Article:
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Bricks and mortar is not dead yet

 

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Bricks and mortar is enjoying a resurgence according to new research with Australians making 90 million more visits to physical retail stores in the 2015/2016 financial year than they did in the year before that.

Roy Morgan’s latest retail-themed State of the Nation report states that while bricks and mortar visits are still well down on five years ago (by some 100 million trips despite our growing population) it has shown signs of a turnaround more recently.

“In 2008, when Roy Morgan first focused on retail in a State of the Nation report, we asked our audience and readers to ‘imagine a world with no shops’,” explained Michele Levine, CEO Roy Morgan Research.

“Back then, the burgeoning digital age and rise of online shopping appeared to pose a serious threat to traditional bricks and mortar stores.

“These days, bricks and mortar stores are anything but traditional. To survive in these changing times, retailers have had to develop a more omni-channel approach, so customers can choose how they shop with them: online, offline or a mixture of both.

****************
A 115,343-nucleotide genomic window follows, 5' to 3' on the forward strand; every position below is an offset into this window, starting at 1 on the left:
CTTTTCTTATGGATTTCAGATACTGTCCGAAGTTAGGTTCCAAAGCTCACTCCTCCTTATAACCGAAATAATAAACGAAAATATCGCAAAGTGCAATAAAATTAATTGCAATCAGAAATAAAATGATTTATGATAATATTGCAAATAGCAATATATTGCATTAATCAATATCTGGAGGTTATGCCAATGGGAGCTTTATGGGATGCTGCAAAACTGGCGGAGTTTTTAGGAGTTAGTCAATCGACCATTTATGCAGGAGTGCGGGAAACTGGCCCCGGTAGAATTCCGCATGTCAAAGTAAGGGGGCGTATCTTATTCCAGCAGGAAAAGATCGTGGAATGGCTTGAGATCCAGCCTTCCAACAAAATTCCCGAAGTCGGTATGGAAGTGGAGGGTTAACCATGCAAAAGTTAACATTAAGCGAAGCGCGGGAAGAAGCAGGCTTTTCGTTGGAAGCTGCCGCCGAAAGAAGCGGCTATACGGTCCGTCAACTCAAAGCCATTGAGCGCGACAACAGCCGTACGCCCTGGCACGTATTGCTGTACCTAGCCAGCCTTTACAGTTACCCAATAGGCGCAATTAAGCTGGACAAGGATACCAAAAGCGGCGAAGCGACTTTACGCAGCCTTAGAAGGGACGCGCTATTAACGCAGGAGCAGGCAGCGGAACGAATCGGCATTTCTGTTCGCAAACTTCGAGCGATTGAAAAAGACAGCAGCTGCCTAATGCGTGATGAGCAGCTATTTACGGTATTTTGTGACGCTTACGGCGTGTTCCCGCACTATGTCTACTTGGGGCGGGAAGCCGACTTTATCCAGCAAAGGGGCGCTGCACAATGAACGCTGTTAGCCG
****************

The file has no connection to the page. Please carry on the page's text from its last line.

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“And they’ve been successful―just over a third of Australians’ internet spending goes to the online channel of ‘traditional’ retailers (as opposed to online-only stores). Considering that traditional retailers’ share of the online market was close to zero in 2010, this shows the progress they’ve made,” she added.

The increased foot traffic is partly due to the growing ‘retailtainment’ trend with stores adding an element of entertainment such as a café or in-store music to enhance the customers’ shopping experience.

“As the latest State of the Nation shows, they’ve also made progress in terms of boosting foot traffic to their physical stores, by enticing shoppers with a more entertaining in-store experience.

“However, given that Aussies are spending more on experiences and less on discretionary commodities than they were just 12 months ago, bricks and mortar retailers now face the challenge of turning this enhanced shopping experience into actual purchases. Especially with further competition anticipated by several more overseas retailers with Australia set firmly in their sights…,” said Levine.

This story originally appeared on Giftguide.

 

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